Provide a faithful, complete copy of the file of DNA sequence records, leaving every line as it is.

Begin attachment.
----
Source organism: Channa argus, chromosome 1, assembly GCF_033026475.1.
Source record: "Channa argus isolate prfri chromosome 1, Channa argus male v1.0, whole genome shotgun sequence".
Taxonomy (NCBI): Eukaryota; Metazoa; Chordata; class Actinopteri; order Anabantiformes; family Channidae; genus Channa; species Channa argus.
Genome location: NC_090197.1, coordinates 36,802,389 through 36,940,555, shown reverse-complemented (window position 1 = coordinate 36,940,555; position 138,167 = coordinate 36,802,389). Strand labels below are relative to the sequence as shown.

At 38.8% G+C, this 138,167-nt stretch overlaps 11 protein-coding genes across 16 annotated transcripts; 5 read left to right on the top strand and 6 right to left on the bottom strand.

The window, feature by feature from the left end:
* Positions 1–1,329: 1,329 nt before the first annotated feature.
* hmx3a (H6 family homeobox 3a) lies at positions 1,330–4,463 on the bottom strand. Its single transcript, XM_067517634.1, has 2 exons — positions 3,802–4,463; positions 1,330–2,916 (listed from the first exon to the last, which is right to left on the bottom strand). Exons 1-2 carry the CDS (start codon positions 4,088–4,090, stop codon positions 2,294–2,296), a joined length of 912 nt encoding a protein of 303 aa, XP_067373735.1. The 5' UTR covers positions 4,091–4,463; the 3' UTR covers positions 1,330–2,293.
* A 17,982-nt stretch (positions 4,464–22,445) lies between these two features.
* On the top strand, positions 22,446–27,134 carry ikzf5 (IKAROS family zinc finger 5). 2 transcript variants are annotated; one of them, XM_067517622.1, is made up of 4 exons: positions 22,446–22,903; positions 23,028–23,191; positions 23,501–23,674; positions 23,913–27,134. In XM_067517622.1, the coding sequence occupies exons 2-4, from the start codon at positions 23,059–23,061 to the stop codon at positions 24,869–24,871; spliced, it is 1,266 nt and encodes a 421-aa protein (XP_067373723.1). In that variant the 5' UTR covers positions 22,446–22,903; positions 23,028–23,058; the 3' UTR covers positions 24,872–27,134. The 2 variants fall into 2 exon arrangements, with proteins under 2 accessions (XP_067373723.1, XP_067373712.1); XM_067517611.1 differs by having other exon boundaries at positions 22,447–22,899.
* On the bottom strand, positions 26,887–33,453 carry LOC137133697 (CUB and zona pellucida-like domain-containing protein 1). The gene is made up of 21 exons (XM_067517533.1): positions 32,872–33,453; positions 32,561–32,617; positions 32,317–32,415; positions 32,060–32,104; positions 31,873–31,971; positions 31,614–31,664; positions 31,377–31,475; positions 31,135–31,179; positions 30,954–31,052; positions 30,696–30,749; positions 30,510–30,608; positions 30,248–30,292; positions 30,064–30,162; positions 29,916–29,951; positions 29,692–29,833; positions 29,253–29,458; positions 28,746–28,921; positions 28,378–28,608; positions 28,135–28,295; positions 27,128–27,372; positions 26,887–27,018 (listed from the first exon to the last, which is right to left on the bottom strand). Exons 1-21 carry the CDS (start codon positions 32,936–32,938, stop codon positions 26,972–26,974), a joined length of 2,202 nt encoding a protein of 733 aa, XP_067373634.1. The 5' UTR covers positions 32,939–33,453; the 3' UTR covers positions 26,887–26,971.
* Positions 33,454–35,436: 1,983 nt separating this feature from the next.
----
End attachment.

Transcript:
Source organism: Channa argus, chromosome 1, assembly GCF_033026475.1.
Source record: "Channa argus isolate prfri chromosome 1, Channa argus male v1.0, whole genome shotgun sequence".
Taxonomy (NCBI): Eukaryota; Metazoa; Chordata; class Actinopteri; order Anabantiformes; family Channidae; genus Channa; species Channa argus.
Genome location: NC_090197.1, coordinates 36,802,389 through 36,940,555, shown reverse-complemented (window position 1 = coordinate 36,940,555; position 138,167 = coordinate 36,802,389). Strand labels below are relative to the sequence as shown.

At 38.8% G+C, this 138,167-nt stretch overlaps 11 protein-coding genes across 16 annotated transcripts; 5 read left to right on the top strand and 6 right to left on the bottom strand.

The window, feature by feature from the left end:
* Positions 1–1,329: 1,329 nt before the first annotated feature.
* hmx3a (H6 family homeobox 3a) lies at positions 1,330–4,463 on the bottom strand. Its single transcript, XM_067517634.1, has 2 exons — positions 3,802–4,463; positions 1,330–2,916 (listed from the first exon to the last, which is right to left on the bottom strand). Exons 1-2 carry the CDS (start codon positions 4,088–4,090, stop codon positions 2,294–2,296), a joined length of 912 nt encoding a protein of 303 aa, XP_067373735.1. The 5' UTR covers positions 4,091–4,463; the 3' UTR covers positions 1,330–2,293.
* A 17,982-nt stretch (positions 4,464–22,445) lies between these two features.
* On the top strand, positions 22,446–27,134 carry ikzf5 (IKAROS family zinc finger 5). 2 transcript variants are annotated; one of them, XM_067517622.1, is made up of 4 exons: positions 22,446–22,903; positions 23,028–23,191; positions 23,501–23,674; positions 23,913–27,134. In XM_067517622.1, the coding sequence occupies exons 2-4, from the start codon at positions 23,059–23,061 to the stop codon at positions 24,869–24,871; spliced, it is 1,266 nt and encodes a 421-aa protein (XP_067373723.1). In that variant the 5' UTR covers positions 22,446–22,903; positions 23,028–23,058; the 3' UTR covers positions 24,872–27,134. The 2 variants fall into 2 exon arrangements, with proteins under 2 accessions (XP_067373723.1, XP_067373712.1); XM_067517611.1 differs by having other exon boundaries at positions 22,447–22,899.
* On the bottom strand, positions 26,887–33,453 carry LOC137133697 (CUB and zona pellucida-like domain-containing protein 1). The gene is made up of 21 exons (XM_067517533.1): positions 32,872–33,453; positions 32,561–32,617; positions 32,317–32,415; positions 32,060–32,104; positions 31,873–31,971; positions 31,614–31,664; positions 31,377–31,475; positions 31,135–31,179; positions 30,954–31,052; positions 30,696–30,749; positions 30,510–30,608; positions 30,248–30,292; positions 30,064–30,162; positions 29,916–29,951; positions 29,692–29,833; positions 29,253–29,458; positions 28,746–28,921; positions 28,378–28,608; positions 28,135–28,295; positions 27,128–27,372; positions 26,887–27,018 (listed from the first exon to the last, which is right to left on the bottom strand). Exons 1-21 carry the CDS (start codon positions 32,936–32,938, stop codon positions 26,972–26,974), a joined length of 2,202 nt encoding a protein of 733 aa, XP_067373634.1. The 5' UTR covers positions 32,939–33,453; the 3' UTR covers positions 26,887–26,971.
* Positions 33,454–35,436: 1,983 nt separating this feature from the next.